Examples of the above heat-sealable resins may include known resins such as polyethylene resins, polypropylene resins, ethylene-vinyl acetate copolymer resins, ionomer resins, EAA resins, EMAA resins, EMA resins, EMMA resins, EEA resins and biodegradable resins. The heat seal layer may be laminated on the printed layer by dry lamination method using an adhesive or extrusion lamination method using an adhesive resin.

The gas-barrier film obtained by laminating the printed layer and the heat seal layer on the gas-barrier laminate of the present invention exhibits an oxygen permeability of usually not more than 3 cc/m2/day/atm, preferably not more than 1 cc/m2/day/atm. The lower limit of the oxygen permeability of the gas-barrier film is usually not less than 0.01 cc/m2/day/atm. Meanwhile, the gas-barrier laminate of the present invention which comprises plastic substrate (A)/the inorganic thin film (B)/polyester-based resin layer (C) has an oxygen permeability of not more than 5 cc/m2/day/atm as described above. These gas-barrier laminates and the gas-barrier films having the above-specified oxygen permeability are classified into so-called high gas-barrier films. The gas-barrier laminates and the gas-barrier films according to the present invention are characterized in that the gas-barrier property thereof is less deteriorated even after subjected to hydrothermal treatments under pressure such as so-called retort treatments. In particular, when the gas-barrier laminate of the present invention is heat-treated, it is possible to efficiently impart the above properties thereto.

More specifically, after laminating the inorganic thin film (B) on the plastic substrate (A) and then heat-treating the obtained laminate, the polyester-based resin layer (C) is formed on the inorganic thin film (B) to produce the gas-barrier laminate of the present invention. Thereafter, a plastic film (preferably a polypropylene film) is laminated on the polyester-based resin layer to produce the gas-barrier film. When subjecting the resultant gas-barrier film to hydrothermal treatment under pressure at 120° C. for 30 min, the ratio in oxygen permeability of the film between before and after the hydrothermal treatment under pressure (ratio of the oxygen permeability after the hydrothermal treatment to that before the hydrothermal treatment) is usually not more than 5, preferably not more than 4. The lower limit of the oxygen permeability ratio is usually not less than 1. The oxygen permeability of the gas-barrier film after subjected to the hydrothermal treatment under pressure is usually not more than 7 cc/m2/day/atm, preferably not more than 5 cc/m2/day/atm, more preferably not more than 3 cc/m2/day/atm.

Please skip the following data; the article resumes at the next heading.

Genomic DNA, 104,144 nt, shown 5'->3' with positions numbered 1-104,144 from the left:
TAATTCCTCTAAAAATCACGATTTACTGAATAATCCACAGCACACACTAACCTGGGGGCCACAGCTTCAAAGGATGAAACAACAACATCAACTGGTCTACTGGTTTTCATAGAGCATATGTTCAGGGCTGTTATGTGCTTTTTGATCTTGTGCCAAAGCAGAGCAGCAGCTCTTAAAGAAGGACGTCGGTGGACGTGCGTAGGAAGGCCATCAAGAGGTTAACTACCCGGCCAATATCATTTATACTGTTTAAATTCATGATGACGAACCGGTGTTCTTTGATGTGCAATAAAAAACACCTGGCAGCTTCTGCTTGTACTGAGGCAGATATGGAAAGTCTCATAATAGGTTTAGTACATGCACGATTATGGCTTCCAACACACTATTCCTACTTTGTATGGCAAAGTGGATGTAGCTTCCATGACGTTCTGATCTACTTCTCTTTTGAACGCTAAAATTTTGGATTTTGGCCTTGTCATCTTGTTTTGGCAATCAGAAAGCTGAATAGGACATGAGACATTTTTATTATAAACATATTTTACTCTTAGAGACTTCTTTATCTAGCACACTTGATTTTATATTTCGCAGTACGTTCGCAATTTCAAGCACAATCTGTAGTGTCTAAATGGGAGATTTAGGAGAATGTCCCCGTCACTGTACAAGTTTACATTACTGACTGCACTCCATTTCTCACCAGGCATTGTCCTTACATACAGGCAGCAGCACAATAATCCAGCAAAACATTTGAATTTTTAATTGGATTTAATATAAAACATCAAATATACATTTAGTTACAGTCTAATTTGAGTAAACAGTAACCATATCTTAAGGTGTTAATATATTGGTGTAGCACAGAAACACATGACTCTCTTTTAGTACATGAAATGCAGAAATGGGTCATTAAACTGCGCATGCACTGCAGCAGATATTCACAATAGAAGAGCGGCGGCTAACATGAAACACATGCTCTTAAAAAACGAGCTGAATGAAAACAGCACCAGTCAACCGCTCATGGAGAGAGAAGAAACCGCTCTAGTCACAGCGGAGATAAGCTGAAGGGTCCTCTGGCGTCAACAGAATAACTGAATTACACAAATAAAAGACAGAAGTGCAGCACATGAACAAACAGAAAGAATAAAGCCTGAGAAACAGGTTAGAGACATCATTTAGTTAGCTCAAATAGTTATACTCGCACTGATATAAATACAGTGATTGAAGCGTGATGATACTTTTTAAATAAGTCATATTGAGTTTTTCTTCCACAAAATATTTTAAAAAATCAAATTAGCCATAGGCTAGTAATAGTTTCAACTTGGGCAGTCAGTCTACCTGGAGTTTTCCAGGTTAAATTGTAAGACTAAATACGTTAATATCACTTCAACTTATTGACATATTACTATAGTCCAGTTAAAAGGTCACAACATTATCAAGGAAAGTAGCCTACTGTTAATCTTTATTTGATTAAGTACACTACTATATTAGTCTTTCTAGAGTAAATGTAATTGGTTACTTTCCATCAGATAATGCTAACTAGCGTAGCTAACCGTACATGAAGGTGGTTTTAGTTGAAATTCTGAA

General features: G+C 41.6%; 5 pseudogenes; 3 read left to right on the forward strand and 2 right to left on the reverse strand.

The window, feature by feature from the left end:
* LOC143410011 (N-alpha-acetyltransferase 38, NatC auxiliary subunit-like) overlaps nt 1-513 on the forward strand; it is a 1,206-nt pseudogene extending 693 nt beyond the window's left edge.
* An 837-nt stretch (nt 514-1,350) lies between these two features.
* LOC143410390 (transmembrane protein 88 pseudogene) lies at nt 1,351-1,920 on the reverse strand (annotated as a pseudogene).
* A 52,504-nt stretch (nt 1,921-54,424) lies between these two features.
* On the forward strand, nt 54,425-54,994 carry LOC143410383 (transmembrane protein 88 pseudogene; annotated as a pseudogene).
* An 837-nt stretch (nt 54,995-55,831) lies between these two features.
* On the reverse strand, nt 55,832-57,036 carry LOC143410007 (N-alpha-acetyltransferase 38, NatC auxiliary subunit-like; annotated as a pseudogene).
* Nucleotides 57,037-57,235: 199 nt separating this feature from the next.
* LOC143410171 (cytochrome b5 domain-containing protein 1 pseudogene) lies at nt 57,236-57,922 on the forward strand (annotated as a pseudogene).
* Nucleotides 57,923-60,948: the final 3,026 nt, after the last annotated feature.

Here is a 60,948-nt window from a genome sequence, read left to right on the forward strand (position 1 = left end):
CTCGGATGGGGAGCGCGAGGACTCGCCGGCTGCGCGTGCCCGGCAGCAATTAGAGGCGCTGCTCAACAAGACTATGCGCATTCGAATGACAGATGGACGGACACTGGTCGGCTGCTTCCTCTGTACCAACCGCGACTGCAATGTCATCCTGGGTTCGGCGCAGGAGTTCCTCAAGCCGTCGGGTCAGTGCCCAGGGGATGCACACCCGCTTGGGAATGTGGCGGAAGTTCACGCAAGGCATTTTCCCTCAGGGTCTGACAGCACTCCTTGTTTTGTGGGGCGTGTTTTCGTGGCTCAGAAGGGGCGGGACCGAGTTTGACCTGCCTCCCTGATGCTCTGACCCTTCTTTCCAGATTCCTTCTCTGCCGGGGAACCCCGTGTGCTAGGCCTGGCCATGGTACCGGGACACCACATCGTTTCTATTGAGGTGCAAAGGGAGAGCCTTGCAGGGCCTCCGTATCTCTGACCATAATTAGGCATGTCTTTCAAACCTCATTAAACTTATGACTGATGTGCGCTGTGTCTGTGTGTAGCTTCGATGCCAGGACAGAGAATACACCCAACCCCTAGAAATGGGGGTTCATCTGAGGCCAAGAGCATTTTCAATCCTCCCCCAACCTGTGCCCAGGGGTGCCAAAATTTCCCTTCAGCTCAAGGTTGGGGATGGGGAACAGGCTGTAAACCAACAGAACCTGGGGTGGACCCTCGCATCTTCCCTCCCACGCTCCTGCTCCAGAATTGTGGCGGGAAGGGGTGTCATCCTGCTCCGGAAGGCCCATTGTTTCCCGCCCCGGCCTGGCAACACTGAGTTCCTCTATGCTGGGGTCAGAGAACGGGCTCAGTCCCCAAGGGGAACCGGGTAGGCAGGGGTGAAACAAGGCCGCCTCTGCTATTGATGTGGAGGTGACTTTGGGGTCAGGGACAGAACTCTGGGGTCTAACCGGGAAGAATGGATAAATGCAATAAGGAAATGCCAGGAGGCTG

Alternatively, after laminating the inorganic thin film (B) and the polyester-based resin layer (C) on the plastic substrate (A) to produce the gas-barrier laminate of the present invention, the plastic film is further laminated thereon and heat-treated to produce the gas-barrier film. When subjecting the resultant gas-barrier film to hydrothermal treatment under pressure at 120° C. for 30 min, the ratio in oxygen permeability of the film between before and after the hydrothermal treatment under pressure (ratio of the oxygen permeability after the hydrothermal treatment to that before the hydrothermal treatment) is usually not more than 5, preferably not more than 4. The lower limit of the oxygen permeability ratio of such a film is usually not less than 1. The oxygen permeability of the gas-barrier film after subjected to the hydrothermal treatment under pressure is usually not more than 7 cc/m2/day/atm, preferably not more than 5 cc/m2/day/atm, more preferably not more than 3 cc/m2/day/atm.

The above heat treatment may be usually applied to the thus-formed gas-barrier film or gas-barrier laminate. As the method of subjecting the gas-barrier film to the heat treatment, there may be use either the method of subjecting a container, a bag, etc., which are fabricated from the gas-barrier film, to the heat treatment, or the method of subjecting the fabricated container or bag filled with contents to the heat treatment. Although optimum conditions of the heat treatment vary depending upon kind and thickness of the respective components constituting the gas-barrier film or gas-barrier laminate, any methods may be used without particular limitations as long as the time and temperature used therein can be maintained as required. For example, there may be used the method of preserving the film or laminate in an oven or constant-temperature chamber set to the temperature as required, the method of blowing a hot air to the film or laminate, the method of heating the film or laminate by an infrared heater, the method of irradiating the film or laminate with light from a lamp, the method of directly applying heat to the film or laminate by contacting with a heated roll or a heated plate, or the method of irradiating the film or laminate with a microwave. In this case, the gas-barrier film or gas-barrier laminate may be cut into a suitable size which is easy to handle, and then subjected to the heat treatment. Alternatively, the rolled film or laminate may be directly subjected to the heat treatment. In addition, as long as the required time and temperature are ensured, a suitable heating device may be incorporated into a part of a film-forming apparatus such as a coater and a slitter to conduct the heat treatment during the production process of the gas-barrier film or gas-barrier laminate.